Rhodri Preece, CFA, is head of capital markets policy for the Europe, Middle East, and Africa (EMEA) region at CFA Institute. He is responsible for development and oversight of capital markets activities in the EMEA region, including content development, policy engagement and outreach. Rhodri formerly served as director of capital markets policy, focusing on issues related to primary and secondary market structures. He was named one of the “40 Under 40 Rising Stars of Trading and Technology” by Financial News.
With Brexit looming, parts of Dodd-Frank on the chopping block, and other stressors on the global community, now is not the time for complacency in financial reform.
Brexit is moving forward, and the investment management industry needs to keep up with the effects it could have on business.
A new CFA Institute report reviews the current EU corporate governance policy landscape and the reforms that have been introduced over the past 10 years and offers recommendations for improvement.
Market structure issues rarely attract mainstream media attention. But IEX application gets to the heart of the integrity of the market, the efficacy of the regulatory framework, and whether investors have a fair opportunity to earn a return.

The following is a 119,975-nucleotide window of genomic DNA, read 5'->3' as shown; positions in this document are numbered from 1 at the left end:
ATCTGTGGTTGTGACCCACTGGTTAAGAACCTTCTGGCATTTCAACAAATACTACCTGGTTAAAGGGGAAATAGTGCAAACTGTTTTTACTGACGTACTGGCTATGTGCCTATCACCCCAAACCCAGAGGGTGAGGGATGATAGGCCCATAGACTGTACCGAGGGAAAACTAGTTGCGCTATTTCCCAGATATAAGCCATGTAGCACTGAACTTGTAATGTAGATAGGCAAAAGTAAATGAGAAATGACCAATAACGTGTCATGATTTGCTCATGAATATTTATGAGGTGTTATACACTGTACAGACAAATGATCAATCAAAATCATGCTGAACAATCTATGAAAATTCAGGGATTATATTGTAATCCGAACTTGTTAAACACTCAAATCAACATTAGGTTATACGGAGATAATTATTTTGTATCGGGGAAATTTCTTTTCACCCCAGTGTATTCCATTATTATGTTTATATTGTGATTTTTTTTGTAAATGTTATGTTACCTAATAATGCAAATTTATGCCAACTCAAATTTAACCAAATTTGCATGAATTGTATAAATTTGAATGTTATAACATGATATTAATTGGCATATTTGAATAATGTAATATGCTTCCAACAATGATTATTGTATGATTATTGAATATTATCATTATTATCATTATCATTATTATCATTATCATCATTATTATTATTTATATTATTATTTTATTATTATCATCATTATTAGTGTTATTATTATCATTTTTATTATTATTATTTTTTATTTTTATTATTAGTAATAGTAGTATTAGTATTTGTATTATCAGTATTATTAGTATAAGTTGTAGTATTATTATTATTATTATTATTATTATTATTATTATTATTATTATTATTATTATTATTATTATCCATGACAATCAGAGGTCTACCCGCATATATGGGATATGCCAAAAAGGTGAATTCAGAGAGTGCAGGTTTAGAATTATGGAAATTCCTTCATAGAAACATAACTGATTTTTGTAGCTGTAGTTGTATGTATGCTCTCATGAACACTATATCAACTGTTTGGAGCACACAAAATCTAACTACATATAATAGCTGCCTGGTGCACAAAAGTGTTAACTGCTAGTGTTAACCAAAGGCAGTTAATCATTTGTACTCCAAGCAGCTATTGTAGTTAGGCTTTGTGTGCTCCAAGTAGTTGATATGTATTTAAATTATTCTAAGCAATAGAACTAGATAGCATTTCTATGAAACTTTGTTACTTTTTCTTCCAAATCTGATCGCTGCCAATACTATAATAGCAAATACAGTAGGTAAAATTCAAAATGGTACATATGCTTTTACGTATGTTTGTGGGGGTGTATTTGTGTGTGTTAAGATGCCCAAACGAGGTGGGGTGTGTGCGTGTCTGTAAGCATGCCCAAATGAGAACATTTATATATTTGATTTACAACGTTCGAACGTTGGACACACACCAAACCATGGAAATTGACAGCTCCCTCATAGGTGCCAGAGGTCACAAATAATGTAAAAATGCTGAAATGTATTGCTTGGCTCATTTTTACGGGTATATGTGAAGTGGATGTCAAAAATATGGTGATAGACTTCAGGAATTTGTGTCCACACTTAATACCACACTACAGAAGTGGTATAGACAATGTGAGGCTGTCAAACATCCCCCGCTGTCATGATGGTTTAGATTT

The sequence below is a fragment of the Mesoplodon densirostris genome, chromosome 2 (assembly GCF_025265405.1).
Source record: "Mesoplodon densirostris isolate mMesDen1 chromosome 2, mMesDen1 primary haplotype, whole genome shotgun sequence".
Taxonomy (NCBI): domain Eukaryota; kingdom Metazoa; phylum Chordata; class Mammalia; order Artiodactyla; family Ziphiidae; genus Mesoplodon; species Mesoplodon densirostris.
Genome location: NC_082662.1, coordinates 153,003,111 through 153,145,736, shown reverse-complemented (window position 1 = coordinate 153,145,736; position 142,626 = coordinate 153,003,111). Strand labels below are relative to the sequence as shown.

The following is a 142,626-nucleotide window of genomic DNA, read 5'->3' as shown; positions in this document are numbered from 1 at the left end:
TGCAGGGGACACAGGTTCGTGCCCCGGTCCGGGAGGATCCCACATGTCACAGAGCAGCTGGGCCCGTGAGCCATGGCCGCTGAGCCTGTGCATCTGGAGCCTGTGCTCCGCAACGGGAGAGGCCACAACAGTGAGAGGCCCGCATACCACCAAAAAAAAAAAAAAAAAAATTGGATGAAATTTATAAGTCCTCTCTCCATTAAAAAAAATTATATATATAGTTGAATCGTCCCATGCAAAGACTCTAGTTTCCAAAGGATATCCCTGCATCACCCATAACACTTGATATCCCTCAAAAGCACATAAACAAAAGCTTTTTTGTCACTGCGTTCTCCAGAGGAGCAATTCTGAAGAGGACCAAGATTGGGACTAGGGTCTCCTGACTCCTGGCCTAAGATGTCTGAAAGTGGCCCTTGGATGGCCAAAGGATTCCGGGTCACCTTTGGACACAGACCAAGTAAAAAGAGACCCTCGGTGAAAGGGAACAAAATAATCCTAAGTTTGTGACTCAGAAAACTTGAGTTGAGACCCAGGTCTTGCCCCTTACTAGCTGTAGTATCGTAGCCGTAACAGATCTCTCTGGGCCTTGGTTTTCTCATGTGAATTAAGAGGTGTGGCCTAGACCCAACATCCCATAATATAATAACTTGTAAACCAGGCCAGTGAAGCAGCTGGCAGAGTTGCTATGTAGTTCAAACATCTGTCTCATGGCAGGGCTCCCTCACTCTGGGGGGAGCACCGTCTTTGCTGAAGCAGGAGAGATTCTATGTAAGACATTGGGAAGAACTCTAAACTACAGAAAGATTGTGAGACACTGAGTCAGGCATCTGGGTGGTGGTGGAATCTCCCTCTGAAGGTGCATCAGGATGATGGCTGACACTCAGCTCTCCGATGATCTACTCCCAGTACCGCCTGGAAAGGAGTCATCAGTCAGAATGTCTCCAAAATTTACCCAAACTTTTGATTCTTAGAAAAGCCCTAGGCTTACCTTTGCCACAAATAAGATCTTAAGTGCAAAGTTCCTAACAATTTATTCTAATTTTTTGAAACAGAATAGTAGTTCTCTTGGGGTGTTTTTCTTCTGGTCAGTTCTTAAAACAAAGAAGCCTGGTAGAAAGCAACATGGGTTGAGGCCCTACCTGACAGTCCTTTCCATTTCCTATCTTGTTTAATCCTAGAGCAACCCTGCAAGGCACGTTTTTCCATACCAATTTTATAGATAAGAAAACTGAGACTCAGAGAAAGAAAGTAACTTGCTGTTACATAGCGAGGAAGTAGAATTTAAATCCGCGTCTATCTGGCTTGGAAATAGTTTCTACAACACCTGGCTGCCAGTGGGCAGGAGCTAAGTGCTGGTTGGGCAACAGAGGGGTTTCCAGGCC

Ultimately, innovation in market design and diversity of business models that cater to different investor needs must be beneficial.
As is so often the case, the devil is in the detail. And with much of the detail applying to previously unchartered market terrain, it remains to be seen what consequences these rules will have for financial markets.
Investment professionals in EMEA are gloomier than their peers in the Americas and Asia Pacific over the prospects for economic growth in their local markets.
Need for meaningful reform was underscored recently when several banks were fined for rigging key foreign-exchange benchmarks.
The publicity frenzy over HFT in the wake of the Michael Lewis book Flash Boys has led to much conjecture, claim and counter-claim over how the current market structure serves investors.
Designed to align the interests of managers with investors, will the pay restrictions serve their intended purpose?
The genesis of MiFID II was to bring greater transparency to financial markets and strengthen investor protection. But despite the political agreement, the process is far from over.
According to the 2014 Global Market Sentiment Survey, optimism over the prospects for global economic growth is higher among CFA Institute members in the EMEA region than in the Americas or Asia Pacific regions, with 69% of EMEA respondents anticipating global growth next year.
New report from the European Central Bank adds further weight to the growing body of evidence suggesting high-frequency trading has a broadly benign to positive effect on markets.
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